225 - Stephen Carwardine & Co. Ltd
Coffee & Tea Dealer

Picture This shop was situated opposite the Avonvale Road junction. The Redfield shop was part of a chain of Carwardine outlets that were renowned for their coffee and tea. The firm was set up as a tea dealer by Thornbury born Edmund Carwardine in 1866. Edmund's son Stephen Ernest greatly expanded the business, dealing in coffee and opening tearooms. Carwardine's Church Road shop opened in the 1930s and reflected the expansion of choice on Church Road which occurred during that period.

This relatively small shop sold roast and ground coffee beans from around the world. A distinctive feature was the working coffee-roasting machine prominently placed in the window creating the memorable aroma. Sadly the Church Road branch of Carwardines closed down around 1970. Although this is not a picture of the Church Road shop roaster, it is a very similar one that was salvaged from another Carwardines branch that was being refitted.

Dave Cheesley remembers: "Carwardine's was my gran's favourite teashop. Typhoo, Brooke Bond or PG Tips was not for her, she wanted her own blend and Carwardine's was her teashop of choice. Every week she would go there to get a quarter of household blend and a quarter of gold dust. This would be measured out in the shop with small shovel like implements and then mixed together and put in a sealed packet. There were so many choices of tea in the shop and it was down to the personal preference of the customer.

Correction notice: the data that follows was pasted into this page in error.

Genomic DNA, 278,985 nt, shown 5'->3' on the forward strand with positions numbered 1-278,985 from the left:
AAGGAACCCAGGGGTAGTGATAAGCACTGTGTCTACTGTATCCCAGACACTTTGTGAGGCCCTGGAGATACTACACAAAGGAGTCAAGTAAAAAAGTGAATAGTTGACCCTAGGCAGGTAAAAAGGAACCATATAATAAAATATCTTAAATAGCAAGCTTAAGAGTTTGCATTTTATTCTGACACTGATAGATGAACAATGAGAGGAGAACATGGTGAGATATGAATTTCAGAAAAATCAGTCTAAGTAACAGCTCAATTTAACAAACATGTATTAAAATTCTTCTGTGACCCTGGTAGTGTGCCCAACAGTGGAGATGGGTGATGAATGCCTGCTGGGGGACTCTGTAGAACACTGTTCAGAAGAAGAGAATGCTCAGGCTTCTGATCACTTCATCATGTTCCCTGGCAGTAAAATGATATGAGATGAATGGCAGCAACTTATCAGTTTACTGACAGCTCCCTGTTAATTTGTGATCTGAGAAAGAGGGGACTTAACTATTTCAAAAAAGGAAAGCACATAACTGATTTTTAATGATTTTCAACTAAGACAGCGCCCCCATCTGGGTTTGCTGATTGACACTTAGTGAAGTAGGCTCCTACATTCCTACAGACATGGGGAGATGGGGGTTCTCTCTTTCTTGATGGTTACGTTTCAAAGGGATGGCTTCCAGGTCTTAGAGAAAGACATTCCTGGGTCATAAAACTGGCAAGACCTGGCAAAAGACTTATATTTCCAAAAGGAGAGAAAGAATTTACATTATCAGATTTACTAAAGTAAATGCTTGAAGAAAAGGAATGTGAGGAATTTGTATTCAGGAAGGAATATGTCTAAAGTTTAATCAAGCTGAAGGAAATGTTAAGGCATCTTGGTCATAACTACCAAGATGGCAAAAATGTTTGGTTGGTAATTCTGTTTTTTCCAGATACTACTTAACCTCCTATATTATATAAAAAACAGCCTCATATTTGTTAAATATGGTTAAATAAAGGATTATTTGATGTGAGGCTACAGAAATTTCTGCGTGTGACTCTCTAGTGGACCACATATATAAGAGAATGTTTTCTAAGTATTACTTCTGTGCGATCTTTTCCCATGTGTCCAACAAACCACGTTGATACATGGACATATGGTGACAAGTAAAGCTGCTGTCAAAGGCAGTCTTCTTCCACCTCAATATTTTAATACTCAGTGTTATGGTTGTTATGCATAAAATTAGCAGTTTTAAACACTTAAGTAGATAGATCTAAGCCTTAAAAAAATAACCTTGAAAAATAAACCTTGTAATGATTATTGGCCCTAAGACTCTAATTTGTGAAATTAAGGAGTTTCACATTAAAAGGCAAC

Stephen Carwardine and Company had a chain of coffee / teashops all over Bristol. Most people will remember the lovely smell. When you went into the shop you were hit by the aroma of coffee blending. It was a unique smell. Occasionally when I smell coffee it takes me back to the trips with my gran to Carwardines."

Joy Searle recalls: "When you approached Carwardines, the unforgettable smell of the ground coffee drew you in. Mum bought tea there, weighed on old-fashioned scales with weights. The tea was weighed in a shiny metal dish, tapered at both ends. It was tipped onto a flat square of paper, which was folded in double quick time into a perfect package."

During the '80s No.225 was a Shoe Repairs and Key Service shop and retained the old Carwardine's shop front. At the time of writing the premises is home to Secka - a gold and silversmith, jewellery and gift shop.

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